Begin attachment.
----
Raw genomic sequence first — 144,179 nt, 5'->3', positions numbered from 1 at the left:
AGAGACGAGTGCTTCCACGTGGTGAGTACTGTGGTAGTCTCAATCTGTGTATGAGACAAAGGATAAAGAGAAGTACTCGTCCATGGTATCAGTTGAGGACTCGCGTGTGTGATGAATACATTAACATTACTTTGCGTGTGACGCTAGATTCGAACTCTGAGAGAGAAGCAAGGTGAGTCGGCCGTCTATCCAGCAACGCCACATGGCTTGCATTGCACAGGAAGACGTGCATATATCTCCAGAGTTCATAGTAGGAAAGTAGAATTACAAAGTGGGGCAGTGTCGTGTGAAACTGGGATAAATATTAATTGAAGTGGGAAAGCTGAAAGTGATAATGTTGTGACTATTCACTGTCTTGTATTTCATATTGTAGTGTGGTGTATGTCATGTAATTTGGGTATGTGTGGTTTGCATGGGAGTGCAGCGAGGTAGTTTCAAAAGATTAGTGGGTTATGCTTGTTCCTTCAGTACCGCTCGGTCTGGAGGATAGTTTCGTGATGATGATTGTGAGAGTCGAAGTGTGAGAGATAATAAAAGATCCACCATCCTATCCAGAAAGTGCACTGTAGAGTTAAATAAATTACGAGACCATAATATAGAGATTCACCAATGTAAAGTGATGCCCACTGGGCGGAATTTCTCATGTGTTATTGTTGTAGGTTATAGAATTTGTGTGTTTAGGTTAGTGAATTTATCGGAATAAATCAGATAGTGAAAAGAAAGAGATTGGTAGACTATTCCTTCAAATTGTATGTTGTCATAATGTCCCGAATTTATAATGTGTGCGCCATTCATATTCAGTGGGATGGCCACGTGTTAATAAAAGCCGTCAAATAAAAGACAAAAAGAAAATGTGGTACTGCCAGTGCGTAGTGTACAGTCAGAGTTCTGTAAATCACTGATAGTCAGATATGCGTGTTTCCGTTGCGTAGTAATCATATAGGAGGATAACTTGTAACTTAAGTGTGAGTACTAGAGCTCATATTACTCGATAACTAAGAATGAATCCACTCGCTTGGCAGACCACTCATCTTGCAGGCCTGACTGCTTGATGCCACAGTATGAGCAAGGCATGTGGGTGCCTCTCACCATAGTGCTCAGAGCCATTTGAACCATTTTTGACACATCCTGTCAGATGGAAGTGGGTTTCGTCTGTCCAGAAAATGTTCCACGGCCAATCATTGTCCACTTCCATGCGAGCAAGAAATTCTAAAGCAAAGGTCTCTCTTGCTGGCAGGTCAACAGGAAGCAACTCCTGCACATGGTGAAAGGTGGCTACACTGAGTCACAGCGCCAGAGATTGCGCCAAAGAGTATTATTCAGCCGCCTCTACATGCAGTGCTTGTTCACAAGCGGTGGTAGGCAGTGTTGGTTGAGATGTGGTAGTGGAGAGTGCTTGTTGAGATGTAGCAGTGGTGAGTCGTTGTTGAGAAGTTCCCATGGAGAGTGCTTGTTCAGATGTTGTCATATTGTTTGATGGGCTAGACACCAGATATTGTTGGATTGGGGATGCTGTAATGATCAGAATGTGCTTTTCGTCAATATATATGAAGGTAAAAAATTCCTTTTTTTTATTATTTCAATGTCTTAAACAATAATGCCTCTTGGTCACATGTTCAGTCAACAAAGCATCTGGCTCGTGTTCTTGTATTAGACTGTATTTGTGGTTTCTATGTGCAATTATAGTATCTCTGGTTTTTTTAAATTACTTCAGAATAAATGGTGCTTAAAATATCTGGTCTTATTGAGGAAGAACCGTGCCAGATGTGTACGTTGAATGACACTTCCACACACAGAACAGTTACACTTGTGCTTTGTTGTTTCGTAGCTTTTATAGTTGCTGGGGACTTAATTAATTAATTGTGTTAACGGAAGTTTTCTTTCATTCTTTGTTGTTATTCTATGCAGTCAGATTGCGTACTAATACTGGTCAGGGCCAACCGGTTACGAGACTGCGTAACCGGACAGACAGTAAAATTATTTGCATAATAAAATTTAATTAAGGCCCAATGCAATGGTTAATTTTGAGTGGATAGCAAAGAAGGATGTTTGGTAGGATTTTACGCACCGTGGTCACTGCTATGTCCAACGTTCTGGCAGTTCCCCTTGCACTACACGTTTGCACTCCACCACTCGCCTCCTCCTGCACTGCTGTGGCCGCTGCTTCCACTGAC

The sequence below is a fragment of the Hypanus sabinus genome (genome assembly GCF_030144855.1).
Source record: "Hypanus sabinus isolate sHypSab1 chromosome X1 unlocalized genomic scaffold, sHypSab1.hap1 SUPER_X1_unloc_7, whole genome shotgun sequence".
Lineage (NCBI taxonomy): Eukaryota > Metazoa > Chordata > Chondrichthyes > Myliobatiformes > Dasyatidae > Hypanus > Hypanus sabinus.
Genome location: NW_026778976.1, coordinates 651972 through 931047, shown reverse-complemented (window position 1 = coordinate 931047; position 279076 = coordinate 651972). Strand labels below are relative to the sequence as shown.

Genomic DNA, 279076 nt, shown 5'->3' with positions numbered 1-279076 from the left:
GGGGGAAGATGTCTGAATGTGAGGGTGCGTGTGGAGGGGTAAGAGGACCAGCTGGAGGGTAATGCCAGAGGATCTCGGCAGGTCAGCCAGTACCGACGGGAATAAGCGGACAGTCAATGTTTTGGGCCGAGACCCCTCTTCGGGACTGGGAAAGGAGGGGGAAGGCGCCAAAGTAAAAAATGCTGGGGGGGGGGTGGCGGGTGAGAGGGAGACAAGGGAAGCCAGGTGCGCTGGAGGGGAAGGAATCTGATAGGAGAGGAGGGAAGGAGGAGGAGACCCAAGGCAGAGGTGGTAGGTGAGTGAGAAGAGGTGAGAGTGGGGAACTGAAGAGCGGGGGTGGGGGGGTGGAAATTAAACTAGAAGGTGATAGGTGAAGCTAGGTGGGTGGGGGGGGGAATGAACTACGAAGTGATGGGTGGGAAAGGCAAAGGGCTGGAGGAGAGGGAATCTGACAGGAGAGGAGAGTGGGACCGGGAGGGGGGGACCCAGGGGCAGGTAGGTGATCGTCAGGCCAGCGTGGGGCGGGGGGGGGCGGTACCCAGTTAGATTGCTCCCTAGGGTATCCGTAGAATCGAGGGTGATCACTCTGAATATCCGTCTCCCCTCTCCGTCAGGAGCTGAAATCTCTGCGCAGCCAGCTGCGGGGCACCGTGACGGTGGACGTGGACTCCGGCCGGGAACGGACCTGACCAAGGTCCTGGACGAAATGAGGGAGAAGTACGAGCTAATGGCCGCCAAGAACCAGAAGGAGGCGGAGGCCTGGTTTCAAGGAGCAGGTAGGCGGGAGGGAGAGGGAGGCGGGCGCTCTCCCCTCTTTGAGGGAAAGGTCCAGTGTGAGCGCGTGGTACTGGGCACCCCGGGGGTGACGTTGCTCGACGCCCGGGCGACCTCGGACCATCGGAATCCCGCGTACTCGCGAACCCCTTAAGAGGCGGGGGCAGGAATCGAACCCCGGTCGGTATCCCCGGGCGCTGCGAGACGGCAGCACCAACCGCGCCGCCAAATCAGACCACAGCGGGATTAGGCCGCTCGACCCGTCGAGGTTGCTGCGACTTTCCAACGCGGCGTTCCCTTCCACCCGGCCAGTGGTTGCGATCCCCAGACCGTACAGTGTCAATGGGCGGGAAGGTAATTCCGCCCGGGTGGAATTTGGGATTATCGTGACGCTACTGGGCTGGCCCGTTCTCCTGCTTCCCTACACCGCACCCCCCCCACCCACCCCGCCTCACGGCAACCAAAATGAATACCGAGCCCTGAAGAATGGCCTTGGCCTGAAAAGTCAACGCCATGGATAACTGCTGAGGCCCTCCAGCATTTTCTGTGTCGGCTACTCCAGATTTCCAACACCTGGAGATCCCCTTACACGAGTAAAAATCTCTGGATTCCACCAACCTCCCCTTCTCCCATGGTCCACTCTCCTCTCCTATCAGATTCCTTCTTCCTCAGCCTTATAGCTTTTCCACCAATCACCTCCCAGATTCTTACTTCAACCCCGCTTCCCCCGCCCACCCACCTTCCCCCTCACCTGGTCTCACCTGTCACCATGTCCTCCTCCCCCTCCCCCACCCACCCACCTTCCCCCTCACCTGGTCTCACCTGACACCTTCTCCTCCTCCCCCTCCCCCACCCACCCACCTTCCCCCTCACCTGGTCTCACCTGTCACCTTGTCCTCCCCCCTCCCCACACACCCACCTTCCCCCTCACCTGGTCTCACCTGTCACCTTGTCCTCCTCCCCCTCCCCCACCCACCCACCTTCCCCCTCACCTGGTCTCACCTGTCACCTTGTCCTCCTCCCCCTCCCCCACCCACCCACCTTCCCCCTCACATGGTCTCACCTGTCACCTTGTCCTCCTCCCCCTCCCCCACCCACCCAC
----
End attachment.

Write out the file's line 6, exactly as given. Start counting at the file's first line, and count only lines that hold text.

Genome location: NW_026778976.1, coordinates 651972 through 931047, shown reverse-complemented (window position 1 = coordinate 931047; position 279076 = coordinate 651972). Strand labels below are relative to the sequence as shown.